Still trying to wrap my head around the idea that I actually am going to San Diego to Comic-Con next month.
That I will be reporting again. That I will, God willing, get to see Richard Armitage in the flesh and just maybe ask him a question or two. Be still my heart!
For me it will be a dream come true. I really couldn’t do this without the support of “our little community” of RA friends and I thank everyone from the bottom of my heart just for your good wishes and excitement for me alone.
Dearest Dawn aka asilomar is helping me with a fundraising project featuring her lovely jewelry. I think you will love her winged heart charm as much as I do. More on this later. Am brainstorming for more ideas. And yes, those who wish to donate are welcome to do so.
Truthfully, it feels strange for me to ask for money for myself instead of a charity. But the plain truth is it’s the only way I can manage this. I am going to see about setting up a donate button on here as suggested by RA Frenzy, just don’t know how to do it yet. I certainly do not wish for anyone to feel pressured to give anything. Trust me, I understand completely not having the wherewithal to do so. And every little bit helps!
I hope you will enjoy these additional images of our lovely Richard from various interviews, photo shoots and red carpet moments.
- Richard set to visit US in July for Comic-Con! (thearmitageeffect.wordpress.com)
- I’m on the list . . . (thearmitageeffect.wordpress.com)
WordPress is being contrary or I would have loaded more graphics. Oh, well, hope you enjoy what’s on tap! Although I now look at the above item with clearer eyesight than earlier and it looks as if Mr. A has extra hair hanging off his ear LOL Ah, well . . .
Junk food copy (Photo credit: Wikipedia)
UCSD’s Geisel Library. It has been featured in several science-fiction movies because of its exotic appearance, and is the basis of the school’s current logo. It is considered to be one of the finest, if not the finest, examples of Brutalist architecture. (Photo credit: Wikipedia)
On the list to be a reporter for CBR at Comic-Con, that is. I’ll get a free four-day pass and cover one to two panels a day (no, I don’t know which ones yet) and get paid for it. Not a huge amount, but considering I’d have done it for free, I’m not going to sneeze at it. And apparently there’s all the convention junk food I can eat.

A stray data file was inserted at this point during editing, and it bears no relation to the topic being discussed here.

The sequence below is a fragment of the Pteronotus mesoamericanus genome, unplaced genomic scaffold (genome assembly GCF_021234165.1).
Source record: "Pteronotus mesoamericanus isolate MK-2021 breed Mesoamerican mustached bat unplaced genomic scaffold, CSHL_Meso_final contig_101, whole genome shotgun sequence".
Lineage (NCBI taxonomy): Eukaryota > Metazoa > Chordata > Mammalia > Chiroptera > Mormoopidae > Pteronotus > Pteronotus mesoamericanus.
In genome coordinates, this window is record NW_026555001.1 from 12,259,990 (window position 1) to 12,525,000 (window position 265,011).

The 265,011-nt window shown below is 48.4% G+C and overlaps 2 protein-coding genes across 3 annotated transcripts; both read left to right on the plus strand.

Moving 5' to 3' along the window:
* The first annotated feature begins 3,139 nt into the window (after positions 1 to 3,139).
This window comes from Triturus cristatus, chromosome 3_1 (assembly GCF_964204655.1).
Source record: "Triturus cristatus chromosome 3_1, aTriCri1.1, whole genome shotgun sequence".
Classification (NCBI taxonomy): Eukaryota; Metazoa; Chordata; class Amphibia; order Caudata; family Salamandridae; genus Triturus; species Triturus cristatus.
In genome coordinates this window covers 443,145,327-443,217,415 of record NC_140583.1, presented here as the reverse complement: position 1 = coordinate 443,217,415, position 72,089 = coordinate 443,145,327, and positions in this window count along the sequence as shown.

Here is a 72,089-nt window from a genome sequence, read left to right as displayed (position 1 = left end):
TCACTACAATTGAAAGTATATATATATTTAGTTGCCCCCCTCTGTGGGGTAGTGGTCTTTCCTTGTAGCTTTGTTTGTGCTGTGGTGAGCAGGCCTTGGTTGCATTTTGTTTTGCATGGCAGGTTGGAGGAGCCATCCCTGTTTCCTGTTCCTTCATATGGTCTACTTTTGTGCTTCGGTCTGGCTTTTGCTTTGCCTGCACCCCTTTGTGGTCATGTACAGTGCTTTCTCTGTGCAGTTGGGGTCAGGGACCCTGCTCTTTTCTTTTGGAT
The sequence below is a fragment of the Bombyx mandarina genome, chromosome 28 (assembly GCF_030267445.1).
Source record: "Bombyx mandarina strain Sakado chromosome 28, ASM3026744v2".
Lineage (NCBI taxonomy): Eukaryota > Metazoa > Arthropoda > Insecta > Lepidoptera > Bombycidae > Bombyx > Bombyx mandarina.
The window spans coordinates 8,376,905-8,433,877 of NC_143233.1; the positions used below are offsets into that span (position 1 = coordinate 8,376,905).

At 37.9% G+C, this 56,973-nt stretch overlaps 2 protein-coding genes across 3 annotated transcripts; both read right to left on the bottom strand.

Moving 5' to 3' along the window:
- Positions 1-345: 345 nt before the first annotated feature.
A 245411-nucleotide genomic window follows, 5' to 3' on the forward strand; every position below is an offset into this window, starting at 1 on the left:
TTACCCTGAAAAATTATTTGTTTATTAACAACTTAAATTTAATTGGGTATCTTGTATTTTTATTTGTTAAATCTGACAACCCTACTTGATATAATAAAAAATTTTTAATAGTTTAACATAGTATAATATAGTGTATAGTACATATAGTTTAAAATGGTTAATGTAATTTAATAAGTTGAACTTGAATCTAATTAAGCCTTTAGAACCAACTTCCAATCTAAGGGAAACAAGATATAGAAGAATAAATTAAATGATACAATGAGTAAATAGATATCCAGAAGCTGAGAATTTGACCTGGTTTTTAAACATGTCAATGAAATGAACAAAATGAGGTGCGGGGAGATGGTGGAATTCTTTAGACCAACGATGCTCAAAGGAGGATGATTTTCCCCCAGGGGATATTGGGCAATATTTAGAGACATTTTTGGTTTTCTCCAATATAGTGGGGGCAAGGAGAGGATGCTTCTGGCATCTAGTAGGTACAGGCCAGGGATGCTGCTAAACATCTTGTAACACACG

Now, I am still a long way from San Diego and the Hobbit panel and Richard Armitage, and I don’t just mean in terms of the 2,000 miles that separate me from that lovely city. It’s getting there and back and having a place to stay while I am there. But the first step has been taken. We shall see . . . I really appreciate everyone’s good wishes and support of any kind.
English: Richard Armitage at the 2010 Television BAFTAs. (Photo credit: Wikipedia)
San Diego Panorama (Photo credit: John in LA)
I deleted several comments from a recent post because it seemed we were getting an international war started in reference to grammar and punctuation in the English language.
I want everyone to feel comfortable here expressing their thoughts, feelings, opinions, as long as they do not attack fellow commenters (or, obviously, speak ill of dear Mr. Armitage).
Errors can and are and will be made in the comments. People multi-task. They are pressed for time. Sometimes our fingers and brains don’t quite connect in the way that they should. It happens to newspaper reporters, to teachers, to professional writers. To any of us. I just happen to have the ability to go in and edit my comments and my posts.
You are all intelligent, educated, well-read people. If you’ve visited very many websites where comments are allowed, then you have likely seen some truly atrocious grammar, spelling and punctuation. I was appalled at some of the comments left at the newspaper website. I haven’t seen that here, not among the native English speakers or those who speak/write it as a second (or third or fourth) language.
This should be a fun place to visit. I want it to be a fun place to visit. No one should be made to feel as if they can’t or shouldn’t comment because they might fail to “dot every i and cross every t.” Certainly, everyone should proof their comments before they hit “send,” but it doesn’t always happen. We are all human–or at least I assume we all are.
Let’s refrain from making comments about our fellow readers’ use of the English language–or any other language, for that matter. Let the issue end here, please. I truly believe that is the way Richard would want it.
English Language (Photo credit: Wikipedia)